10 Great Fishing Piers in South Carolina
10 Great Fishing Piers in South Carolina
Keywords: fishing, pier fishing
If your vacation plans include spending time with your rod and reel, you won’t have any trouble finding a scenic spot in South Carolina to throw out your lure. And you don’t need a boat to get to deep water.
Fishing piers can be found across the state, offering shorebound anglers a solid platform for casting and a built-in structure that attracts bait fish and their sought-after predators.
Many of the fishing piers along the coast feature amenities like restrooms, seating, bait shops, lighting and even restaurants. Inland, the selection includes shaded docks overlooking quiet lakes where you can reel in everything from largemouth bass to bluegill.
A South Carolina fishing license is required for anglers 16 and older whether you’re fishing in saltwater or freshwater. The non-resident rate for a 14-day license is $11. You can pick one up at tackle shops, sporting goods stores and some discount chain stores like Walmart.
Here are 10 awesome fishing piers in South Carolina:
1. Apache Fishing Pier. At 1,206 feet, this Myrtle Beach favorite claims title to the longest wooden fishing pier on the East Coast. The full-service facility offers rod rental packages, bait and even a photographer to capture your trophy fish fresh out of the water. Daily bottom fishing rate is $9.50 and includes two rods.
2. Old Pitt Street Bridge. Built in the 1920s to connect Mount Pleasant to Sullivan’s Island, the bridge was closed in 1945 and is now part of the Pickett Bridge Recreation Area overlooking Cove Inlet and Charleston Harbor. High tide or low tide, this public pier is prime fishing grounds for flounder, redfish and whiting.
3. Mount Pleasant Pier. Part of Memorial Waterfront Park, the 1,250-foot concrete public pier was built on the pilings of the old Pearman Bridge. The structure stretches into Charleston Harbor near the mouth of the Cooper River and includes bench swings, picnic tables, tackle sales, rod rentals and a snack bar.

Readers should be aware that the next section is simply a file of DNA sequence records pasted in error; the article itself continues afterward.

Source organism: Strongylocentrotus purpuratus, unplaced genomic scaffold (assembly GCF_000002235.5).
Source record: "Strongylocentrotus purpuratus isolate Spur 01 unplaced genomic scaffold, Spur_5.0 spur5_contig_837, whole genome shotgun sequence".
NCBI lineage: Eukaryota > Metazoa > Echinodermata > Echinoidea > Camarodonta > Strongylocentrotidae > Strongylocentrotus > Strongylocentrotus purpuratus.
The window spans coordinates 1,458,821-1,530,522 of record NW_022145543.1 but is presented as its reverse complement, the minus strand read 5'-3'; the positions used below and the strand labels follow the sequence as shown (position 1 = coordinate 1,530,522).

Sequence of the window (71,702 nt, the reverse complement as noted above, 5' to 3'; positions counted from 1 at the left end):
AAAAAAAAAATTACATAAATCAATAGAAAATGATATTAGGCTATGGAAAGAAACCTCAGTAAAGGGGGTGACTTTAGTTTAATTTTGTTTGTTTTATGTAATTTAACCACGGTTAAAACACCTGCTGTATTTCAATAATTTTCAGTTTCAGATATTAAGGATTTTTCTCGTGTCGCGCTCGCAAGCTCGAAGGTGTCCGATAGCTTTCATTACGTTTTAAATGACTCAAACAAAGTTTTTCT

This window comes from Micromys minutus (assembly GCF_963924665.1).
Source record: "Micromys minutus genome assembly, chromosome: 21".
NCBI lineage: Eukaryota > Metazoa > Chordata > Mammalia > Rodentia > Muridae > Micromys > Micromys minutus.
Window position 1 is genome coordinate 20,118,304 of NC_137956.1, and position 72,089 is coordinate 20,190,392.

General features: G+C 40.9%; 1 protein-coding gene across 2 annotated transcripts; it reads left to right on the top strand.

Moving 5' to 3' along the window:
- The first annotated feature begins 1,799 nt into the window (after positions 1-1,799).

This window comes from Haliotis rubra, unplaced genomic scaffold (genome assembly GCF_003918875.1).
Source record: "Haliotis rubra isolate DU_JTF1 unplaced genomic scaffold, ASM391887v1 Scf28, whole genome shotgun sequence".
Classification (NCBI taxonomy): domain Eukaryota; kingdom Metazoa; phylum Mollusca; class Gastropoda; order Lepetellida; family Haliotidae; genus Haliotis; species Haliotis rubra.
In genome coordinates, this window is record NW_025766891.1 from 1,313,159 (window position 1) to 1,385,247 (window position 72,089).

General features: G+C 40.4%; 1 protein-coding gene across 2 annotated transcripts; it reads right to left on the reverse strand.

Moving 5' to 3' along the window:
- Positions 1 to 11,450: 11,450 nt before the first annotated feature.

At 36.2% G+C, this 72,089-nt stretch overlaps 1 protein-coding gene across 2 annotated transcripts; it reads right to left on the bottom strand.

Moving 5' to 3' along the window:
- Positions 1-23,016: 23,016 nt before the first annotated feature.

4. Darwin H. Wright Park. The fishing pier at this Anderson park offers visitors to the Upstate the chance to ply the bass-rich waters of Lake Hartwell. Along with black, striped and hybrid bass, the 56,000-acre reservoir is a hot spot for black crappie and bream.
5. Broad River Fishing Pier. Located on the Broad River, the 720-foot pier is a remnant of the old bridge that once spanned this wide Beaufort waterway. Recently renovated, it features picnic tables, restrooms and lighting for nighttime fishing. Bring along shrimp or finger mullet to catch live bait fish right from the pier.
6. Charles C. Haig, Jr. Fishing Pier. Fish the deeper waters of the Intracoastal Waterway from this public pier located on Pinckney Island between Hilton Head Island and the mainland. It’s a popular fishing venue for redfish, flounder, sea trout and sheepshead.
7. Lake Warren. If you’re looking for a quiet spot with pretty scenery to wet your line, this 200-acre fishing hole in Hampton County checks all the boxes. The fishing pier at Lake Warren State Park offers access to the largemouth bass, bream, crappie and catfish that call the lake home. The park also has a dock overlooking a two-acre pond.
8. Folly Beach Fishing Pier. Extending 1,045 feet into the Atlantic Ocean, the Edwin S. Taylor Folly Beach Fishing Pier is a Lowcountry landmark and the second-longest pier on the East Coast. It sits 23 feet above sea level and features a 7,500-square-foot diamond-shaped platform. Amenities include a full-service restaurant, restrooms, equipment rental, showers and an on-pier tackle shop.
9. Hunting Island Pier. Part of Hunting Island State Park, this one lays claim to the southernmost full-service pier in South Carolina. The 1,120-foot structure juts out into Fripp Inlet between Fripp Island and Hunting Island. The catch of the day can include black drum, redfish, striped bass, spotted sea trout, whiting and croaker. The nature center near the park’s entrance lends basic angling gear on a first-come, first-served basis.
10. Santee State Park. A lovely fishing spot in well-known Santee Cooper Country, the park offers a handicapped-accessible pier for anglers looking to reel in some of Lake Marion’s famed trophy-sized catfish. Other species to target include largemouth and striped bass, bream and crappie.
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